Also known as:
Willies; Wila; Veela; Veles; Vily
The Vilas are beautiful, charming, dancing forest spirits of Central and Eastern Europe and the Balkans. The many variations in pronunciation of their name indicates the vast territory they inhabit. Depending on region, the word “Vila” may be singular and plural.
Vilas are shamanic spirits: magical dancers, skilled healers, herbalists, and teachers of witchcraft. Vilas are guardians of women, animals, and the forest. They are now most famous as punishing spirits:
• They punish hunters who fail to perform correct spiritual rituals.
• They punish men who betray women or leave them abandoned at the altar.
Vilas have developed a reputation as dread spirits of the forest. To describe something as giving you the willies is to compare it to the shiver of horror evoked by the Willies or Vilas. However, this may be a Christian attempt to discourage previously widespread veneration of Vilas.
No legends describe Vilas punishing or killing women. Instead, some women join the Vilas in the forest to dance and receive instruction in herbalism and other magical arts. Vilas are the sponsors of village sorceresses, midwives, and healers. They teach shamanic arts to women as well as to those men whom they favor. Vilas were the sponsors and guardians of the Balkan hero Prince Marko. Depending on the legend, he may have been suckled on a Vila’s milk in infancy. (The Vila in question may or may not have been his mother.)
The Vilas are literally alluring spirits who seem to prefer passive-aggressive modes of punishment when angered, rather than the sudden strike associated with many Fairies. Their primary weapon is dance. First they seduce men with their beauty and charm, luring them deeper into the forest and encouraging them to join their dance. Eventually when the men tire and have enough or think they’ll move on to activities beyond dancing, they realize they’re literally unable to stop: the Vilas dance them to death. Other legends suggest no seduction is needed; men wandering into the wrong neck of the woods suddenly find themselves compulsively dancing, akin to the Hans Christian Andersen story “The Red Shoes” or the Saint Vitus Dance. Again, the dance ends only with death.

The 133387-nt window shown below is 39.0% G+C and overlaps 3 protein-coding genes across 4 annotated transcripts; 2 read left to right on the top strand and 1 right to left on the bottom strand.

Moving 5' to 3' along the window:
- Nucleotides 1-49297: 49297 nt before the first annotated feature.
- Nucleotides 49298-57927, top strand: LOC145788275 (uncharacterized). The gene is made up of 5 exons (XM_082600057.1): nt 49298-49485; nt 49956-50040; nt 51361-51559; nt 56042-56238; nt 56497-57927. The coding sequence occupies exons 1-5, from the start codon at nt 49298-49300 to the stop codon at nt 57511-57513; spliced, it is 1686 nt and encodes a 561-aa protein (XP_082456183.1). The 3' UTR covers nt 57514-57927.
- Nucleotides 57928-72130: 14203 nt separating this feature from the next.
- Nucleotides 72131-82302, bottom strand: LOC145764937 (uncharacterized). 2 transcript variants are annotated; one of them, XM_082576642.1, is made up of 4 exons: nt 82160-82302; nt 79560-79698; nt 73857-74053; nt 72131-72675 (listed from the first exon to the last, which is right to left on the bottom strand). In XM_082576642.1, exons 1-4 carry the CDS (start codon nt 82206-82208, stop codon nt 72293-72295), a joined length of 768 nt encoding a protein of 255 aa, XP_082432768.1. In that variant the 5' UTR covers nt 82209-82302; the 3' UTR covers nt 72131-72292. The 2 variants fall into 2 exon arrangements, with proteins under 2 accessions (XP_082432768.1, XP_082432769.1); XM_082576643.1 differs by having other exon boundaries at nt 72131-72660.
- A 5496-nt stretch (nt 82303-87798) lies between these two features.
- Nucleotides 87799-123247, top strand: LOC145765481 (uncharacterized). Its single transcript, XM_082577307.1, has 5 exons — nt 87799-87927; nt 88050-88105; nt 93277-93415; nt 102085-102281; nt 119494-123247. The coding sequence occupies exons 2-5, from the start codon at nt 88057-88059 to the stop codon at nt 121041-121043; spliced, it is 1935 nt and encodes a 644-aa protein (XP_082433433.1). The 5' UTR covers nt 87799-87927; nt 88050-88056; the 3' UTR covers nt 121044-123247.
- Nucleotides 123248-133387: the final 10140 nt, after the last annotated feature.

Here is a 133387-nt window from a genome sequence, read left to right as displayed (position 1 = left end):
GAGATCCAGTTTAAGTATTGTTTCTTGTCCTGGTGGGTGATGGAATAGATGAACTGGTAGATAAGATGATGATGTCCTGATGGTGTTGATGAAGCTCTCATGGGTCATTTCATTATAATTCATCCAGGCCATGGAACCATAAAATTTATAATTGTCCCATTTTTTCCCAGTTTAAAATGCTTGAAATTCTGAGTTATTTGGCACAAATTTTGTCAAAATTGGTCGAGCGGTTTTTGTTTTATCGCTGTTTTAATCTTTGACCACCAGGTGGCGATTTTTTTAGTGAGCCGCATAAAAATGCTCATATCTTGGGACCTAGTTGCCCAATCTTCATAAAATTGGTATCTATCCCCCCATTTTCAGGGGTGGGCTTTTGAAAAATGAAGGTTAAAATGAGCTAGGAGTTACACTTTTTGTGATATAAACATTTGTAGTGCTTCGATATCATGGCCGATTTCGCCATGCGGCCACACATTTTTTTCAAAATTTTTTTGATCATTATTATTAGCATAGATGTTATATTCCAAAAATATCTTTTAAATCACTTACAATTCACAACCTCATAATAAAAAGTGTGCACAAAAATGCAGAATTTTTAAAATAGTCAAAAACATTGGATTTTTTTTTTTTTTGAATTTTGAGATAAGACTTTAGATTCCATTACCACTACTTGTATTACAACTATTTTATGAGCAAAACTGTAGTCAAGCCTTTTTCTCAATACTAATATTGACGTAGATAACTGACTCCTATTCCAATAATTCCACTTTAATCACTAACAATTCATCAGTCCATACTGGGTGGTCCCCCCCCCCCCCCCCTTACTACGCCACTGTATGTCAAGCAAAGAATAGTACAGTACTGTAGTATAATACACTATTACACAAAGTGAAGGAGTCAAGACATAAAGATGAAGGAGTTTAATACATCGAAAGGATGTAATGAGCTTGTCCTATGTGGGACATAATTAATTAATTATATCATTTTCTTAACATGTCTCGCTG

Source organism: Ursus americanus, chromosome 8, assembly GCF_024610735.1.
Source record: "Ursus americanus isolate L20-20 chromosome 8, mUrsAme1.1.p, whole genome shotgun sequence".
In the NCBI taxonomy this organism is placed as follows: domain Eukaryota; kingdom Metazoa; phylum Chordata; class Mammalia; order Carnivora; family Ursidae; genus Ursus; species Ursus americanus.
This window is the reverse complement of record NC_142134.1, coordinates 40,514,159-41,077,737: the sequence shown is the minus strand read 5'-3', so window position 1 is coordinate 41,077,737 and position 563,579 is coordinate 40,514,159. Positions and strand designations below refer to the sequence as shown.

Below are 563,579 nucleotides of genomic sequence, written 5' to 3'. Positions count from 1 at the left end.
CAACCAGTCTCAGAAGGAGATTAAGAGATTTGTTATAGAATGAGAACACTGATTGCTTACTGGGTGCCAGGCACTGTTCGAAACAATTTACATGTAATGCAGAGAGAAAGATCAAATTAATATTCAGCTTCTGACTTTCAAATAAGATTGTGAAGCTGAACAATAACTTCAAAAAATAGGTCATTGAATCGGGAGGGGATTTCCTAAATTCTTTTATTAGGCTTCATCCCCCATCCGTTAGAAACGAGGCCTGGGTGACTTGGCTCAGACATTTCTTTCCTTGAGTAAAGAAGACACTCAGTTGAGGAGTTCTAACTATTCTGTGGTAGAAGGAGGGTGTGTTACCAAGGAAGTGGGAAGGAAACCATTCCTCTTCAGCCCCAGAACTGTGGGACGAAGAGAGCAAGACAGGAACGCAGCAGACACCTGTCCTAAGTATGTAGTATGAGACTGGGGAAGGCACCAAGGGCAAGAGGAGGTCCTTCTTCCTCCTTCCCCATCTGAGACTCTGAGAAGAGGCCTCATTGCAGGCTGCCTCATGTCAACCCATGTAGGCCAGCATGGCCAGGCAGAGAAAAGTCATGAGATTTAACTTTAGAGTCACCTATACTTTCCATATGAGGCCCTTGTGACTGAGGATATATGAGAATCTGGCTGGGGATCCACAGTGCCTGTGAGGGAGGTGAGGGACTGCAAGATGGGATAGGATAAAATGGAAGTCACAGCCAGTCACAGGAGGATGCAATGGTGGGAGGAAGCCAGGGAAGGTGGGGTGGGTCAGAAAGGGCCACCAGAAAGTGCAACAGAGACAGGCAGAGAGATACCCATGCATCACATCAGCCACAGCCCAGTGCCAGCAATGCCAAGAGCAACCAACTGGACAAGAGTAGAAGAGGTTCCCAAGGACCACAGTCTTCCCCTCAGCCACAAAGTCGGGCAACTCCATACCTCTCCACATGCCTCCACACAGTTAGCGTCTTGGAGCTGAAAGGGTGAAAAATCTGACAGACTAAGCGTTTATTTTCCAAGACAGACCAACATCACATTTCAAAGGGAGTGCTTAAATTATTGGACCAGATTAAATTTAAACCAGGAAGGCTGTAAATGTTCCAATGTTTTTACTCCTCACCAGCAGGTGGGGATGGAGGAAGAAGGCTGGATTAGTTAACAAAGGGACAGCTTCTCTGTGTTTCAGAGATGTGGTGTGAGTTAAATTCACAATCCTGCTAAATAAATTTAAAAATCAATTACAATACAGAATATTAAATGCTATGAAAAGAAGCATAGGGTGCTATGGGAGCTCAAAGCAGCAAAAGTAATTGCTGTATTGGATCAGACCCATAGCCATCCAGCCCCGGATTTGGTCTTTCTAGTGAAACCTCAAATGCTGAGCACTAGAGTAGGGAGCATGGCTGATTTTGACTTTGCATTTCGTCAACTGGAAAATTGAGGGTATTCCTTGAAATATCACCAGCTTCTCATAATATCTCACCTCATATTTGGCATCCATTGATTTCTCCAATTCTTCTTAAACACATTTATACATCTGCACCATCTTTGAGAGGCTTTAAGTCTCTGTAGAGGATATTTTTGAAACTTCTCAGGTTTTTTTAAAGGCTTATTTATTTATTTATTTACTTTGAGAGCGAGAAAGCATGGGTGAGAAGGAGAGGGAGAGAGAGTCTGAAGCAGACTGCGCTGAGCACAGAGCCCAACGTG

Sometimes dancing has nothing to do with it. Other legends describe men who chance upon Vilas in the forest and, enchanted, fall hopelessly in love forever. Their love is unrequited so the men waste away, eventually dying. That said, Vilas will engage in sacred marriages with mortal men, if it’s what the Vila desires. Individual Vilas have names and unique personalities. Historically some have been venerated independently, especially in Serbia.
Some perceive Vilas and Valkyries as cut from the same cloth because of the resemblance of their names, their shared associations with death, and because both are intensely identified with wolves and swans. Vilas and Valkyries may both descend from primordial swan goddesses.
• Legends of the Vilas form the basis for the ballet Giselle.
• In the Harry Potter novels, Veela are so charismatically beautiful that men find them magically irresistible.
Vilas are incredible shape-shifters who manifest as swans, horses, snakes, or wolves but most famously as beautiful, longhaired women. Sometimes Vilas dance naked; sometimes they dress in diaphanous white. Bulgarian Vilas ride deer, using snakes for bridles.
Although domestic altars may be built for them, offerings and petitions are traditionally brought to the Vila at springs, wells, forest caves, and clearings.
Flowers, ribbons, fruit, pastries, mirrors, hair ornaments, bells
- Swan Goddesses
- White Ladies
Encyclopedia of Spirits: The Ultimate Guide to the Magic of Fairies, Genies, Demons, Ghosts, Gods & Goddesses – Written by : Judika Illes Copyright © 2009 by Judika Illes.
Variations: RUSALKA, Samovily, Vily
There is a Slavic myth that when a person is cursed by God or a child dies unbaptized, he will return as a type of vampiric fay known as a vila. When it returns, it will look like a beautiful little girl with long HAIR. Living in clouds, meadows, ponds, and trees, the vila, a very capable combatant, will attack lone travelers. However, like the VELES, offerings of cakes, flowers, fruit, ribbons, and vegetables will prevent its attack. All vile, as they are collectively called, have the ability to control storms and shape-shift into a horse, swan, or wolf.
- Auerbach, Our Vampires, Ourselves, 20;
- Dixon-Kennedy, Encyclopedia of Russian and Slavic Myth, 182;
- Royal Anthropological Institute, Man, 189